FYS-130 Designer Genes and the Ethics of Human Enhancement

Instructor: Chairperson/Professor Daniel R. DeNicola
Department: Philosophy

Course Description:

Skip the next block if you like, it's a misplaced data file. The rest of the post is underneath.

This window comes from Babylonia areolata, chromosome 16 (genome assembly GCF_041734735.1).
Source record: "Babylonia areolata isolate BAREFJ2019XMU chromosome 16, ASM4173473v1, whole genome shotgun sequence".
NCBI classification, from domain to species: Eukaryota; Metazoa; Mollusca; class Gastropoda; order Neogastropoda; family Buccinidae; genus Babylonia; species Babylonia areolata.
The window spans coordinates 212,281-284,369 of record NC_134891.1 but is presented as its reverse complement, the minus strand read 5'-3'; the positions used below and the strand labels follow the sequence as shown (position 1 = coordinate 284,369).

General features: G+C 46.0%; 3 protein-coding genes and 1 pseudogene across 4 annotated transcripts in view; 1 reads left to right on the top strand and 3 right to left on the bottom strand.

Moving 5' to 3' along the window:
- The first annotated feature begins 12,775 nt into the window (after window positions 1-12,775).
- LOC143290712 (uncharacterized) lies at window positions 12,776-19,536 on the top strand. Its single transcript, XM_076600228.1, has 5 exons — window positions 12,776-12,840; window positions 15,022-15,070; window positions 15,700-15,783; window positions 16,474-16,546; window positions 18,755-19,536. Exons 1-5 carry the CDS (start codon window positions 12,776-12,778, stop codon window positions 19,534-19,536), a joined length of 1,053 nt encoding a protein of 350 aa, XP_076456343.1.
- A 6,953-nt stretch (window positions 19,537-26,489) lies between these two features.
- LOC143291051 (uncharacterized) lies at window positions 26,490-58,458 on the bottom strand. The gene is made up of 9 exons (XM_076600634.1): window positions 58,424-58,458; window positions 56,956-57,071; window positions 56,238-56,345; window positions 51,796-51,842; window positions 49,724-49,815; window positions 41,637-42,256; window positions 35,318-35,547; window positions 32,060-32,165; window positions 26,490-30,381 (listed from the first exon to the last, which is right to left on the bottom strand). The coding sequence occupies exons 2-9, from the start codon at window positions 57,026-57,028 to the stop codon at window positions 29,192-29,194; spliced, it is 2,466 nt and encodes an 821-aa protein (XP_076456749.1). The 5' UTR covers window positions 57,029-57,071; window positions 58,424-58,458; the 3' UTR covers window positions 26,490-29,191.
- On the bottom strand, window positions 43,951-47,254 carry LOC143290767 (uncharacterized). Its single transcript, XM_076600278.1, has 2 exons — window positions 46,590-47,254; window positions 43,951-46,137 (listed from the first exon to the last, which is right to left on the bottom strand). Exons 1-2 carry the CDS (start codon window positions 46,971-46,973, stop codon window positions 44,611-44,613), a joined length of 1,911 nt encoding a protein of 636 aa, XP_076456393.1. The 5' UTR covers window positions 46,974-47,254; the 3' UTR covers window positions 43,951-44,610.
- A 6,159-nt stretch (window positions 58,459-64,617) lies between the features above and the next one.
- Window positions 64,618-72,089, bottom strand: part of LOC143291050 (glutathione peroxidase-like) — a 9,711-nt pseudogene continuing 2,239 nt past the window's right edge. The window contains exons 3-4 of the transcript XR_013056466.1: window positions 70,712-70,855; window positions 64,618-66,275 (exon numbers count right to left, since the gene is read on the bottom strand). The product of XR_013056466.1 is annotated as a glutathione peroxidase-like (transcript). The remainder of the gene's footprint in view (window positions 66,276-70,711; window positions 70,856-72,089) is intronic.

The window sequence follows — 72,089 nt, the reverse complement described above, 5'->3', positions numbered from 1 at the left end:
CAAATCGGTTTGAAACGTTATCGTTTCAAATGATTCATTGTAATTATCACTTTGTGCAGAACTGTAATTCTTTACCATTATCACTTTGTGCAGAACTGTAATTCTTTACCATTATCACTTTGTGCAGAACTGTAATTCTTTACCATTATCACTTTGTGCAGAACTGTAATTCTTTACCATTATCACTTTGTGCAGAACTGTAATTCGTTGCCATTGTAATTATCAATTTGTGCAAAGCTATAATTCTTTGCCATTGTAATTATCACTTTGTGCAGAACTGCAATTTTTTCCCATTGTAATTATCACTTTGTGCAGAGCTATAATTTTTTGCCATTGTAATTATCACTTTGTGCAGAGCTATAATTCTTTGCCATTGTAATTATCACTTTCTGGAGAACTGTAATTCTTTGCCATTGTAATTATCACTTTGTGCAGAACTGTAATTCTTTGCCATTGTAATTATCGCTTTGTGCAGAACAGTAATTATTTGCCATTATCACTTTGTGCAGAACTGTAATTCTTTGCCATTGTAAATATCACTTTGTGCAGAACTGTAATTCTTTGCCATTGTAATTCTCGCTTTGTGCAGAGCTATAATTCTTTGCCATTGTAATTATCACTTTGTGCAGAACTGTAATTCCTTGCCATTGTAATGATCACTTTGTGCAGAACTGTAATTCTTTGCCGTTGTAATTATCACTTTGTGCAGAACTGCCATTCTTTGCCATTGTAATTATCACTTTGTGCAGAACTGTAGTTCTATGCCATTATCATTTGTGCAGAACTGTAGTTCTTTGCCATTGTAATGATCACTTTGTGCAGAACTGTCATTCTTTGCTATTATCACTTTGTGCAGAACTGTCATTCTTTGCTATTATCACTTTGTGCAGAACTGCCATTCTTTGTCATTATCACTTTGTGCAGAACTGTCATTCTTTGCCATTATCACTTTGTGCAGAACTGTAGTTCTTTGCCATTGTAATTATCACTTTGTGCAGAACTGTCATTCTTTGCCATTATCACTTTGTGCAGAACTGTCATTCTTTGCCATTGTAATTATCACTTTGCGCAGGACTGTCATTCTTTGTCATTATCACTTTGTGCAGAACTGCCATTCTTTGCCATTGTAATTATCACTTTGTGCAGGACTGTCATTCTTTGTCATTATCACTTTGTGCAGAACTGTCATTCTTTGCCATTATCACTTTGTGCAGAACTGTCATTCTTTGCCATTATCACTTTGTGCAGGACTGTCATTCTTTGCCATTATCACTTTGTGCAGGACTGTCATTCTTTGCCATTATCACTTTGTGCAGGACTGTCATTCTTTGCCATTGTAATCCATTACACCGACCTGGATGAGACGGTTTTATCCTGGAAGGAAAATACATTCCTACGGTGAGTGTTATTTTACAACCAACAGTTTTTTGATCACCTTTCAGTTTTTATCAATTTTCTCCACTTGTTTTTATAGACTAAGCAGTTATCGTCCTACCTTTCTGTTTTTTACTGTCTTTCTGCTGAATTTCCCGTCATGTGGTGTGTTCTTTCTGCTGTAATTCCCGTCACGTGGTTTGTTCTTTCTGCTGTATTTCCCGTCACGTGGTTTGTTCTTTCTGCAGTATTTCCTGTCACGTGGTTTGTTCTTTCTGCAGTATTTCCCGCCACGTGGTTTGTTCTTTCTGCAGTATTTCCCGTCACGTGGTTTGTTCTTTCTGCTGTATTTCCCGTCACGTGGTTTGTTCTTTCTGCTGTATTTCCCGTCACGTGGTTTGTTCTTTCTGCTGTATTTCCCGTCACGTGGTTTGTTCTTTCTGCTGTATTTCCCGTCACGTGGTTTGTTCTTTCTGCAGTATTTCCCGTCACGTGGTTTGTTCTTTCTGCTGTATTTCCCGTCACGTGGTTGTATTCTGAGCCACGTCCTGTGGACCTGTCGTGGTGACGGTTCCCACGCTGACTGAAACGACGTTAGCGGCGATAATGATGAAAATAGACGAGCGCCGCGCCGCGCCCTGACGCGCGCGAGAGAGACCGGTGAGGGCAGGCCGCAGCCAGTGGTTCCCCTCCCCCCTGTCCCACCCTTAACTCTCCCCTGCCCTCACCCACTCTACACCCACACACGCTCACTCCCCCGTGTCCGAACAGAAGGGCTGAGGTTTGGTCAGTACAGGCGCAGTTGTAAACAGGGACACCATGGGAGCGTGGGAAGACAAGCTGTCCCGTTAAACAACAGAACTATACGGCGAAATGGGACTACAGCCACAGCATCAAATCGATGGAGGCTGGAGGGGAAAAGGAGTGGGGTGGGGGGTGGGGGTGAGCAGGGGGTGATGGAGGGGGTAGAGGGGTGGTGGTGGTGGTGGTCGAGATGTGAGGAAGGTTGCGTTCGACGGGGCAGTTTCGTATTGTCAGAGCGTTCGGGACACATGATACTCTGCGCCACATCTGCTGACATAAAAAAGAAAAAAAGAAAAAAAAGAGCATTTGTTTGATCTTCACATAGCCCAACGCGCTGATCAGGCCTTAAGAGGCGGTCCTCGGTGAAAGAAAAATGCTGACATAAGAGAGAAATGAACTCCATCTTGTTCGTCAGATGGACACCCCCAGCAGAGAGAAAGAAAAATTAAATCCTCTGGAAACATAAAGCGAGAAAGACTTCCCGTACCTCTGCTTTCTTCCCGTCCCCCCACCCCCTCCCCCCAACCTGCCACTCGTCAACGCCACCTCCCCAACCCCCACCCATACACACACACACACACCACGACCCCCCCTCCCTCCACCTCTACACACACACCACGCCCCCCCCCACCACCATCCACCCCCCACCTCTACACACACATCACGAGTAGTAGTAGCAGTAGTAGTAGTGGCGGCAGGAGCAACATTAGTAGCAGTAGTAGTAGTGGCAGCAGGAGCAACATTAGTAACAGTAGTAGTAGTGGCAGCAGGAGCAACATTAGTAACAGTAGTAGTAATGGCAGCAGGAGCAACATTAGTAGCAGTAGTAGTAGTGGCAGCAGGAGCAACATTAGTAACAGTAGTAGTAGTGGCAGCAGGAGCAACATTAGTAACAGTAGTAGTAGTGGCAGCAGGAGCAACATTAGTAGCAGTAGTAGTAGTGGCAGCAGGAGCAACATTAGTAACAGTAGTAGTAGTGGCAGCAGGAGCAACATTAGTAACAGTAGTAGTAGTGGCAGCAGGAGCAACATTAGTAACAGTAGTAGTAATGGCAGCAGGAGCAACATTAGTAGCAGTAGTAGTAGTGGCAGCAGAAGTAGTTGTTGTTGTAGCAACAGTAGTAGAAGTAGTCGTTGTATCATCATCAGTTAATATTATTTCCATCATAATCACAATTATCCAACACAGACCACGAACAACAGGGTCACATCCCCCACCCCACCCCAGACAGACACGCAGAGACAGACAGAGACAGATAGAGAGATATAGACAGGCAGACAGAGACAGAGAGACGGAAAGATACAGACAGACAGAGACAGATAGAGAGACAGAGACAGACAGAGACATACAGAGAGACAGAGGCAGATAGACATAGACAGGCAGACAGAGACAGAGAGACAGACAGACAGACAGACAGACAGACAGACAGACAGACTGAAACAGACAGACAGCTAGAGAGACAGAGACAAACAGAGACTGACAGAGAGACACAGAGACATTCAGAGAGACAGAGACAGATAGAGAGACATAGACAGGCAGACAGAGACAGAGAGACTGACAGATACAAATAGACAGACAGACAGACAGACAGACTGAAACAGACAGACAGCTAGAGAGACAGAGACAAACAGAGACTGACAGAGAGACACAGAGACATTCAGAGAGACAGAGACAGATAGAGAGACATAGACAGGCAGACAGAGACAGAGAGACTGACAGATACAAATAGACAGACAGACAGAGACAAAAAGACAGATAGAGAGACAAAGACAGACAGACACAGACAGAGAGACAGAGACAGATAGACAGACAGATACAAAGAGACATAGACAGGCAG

Gene therapy, trait selection for babies, cloning, genetic engineering, bionic implants and drugs that improve physical and mental capabilities—the “biological revolution” has offered us many promising techniques for human enhancement. But we are uneasy: although preventing debilitating conditions and making “better” people seems attractive, the prospect of either a centralized eugenics program or unregulated individualized “enhancement” is frightening. We face, fearfully or hopefully, the possibility of altering the human race. Is human life to be a project, a purchase—or a gift? This seminar explores the ethical issues raised by the possibility of enhancing individuals and, ultimately, altering human nature itself. Our reactions are influenced by the values of science, medicine, business, and religion; we respond to the images of science fiction, the convenience of technology, and the impact of personal experience. Considering both individual cases and practices, we will apply traditional moral values like respect for human life and justice. But we will also examine ways in which these revolutionary practices challenge these values, as we move from chance to choice, from “the natural lottery” to decision-making, and gain unprecedented responsibilities for a wider range of control over the sort of human beings who will have control.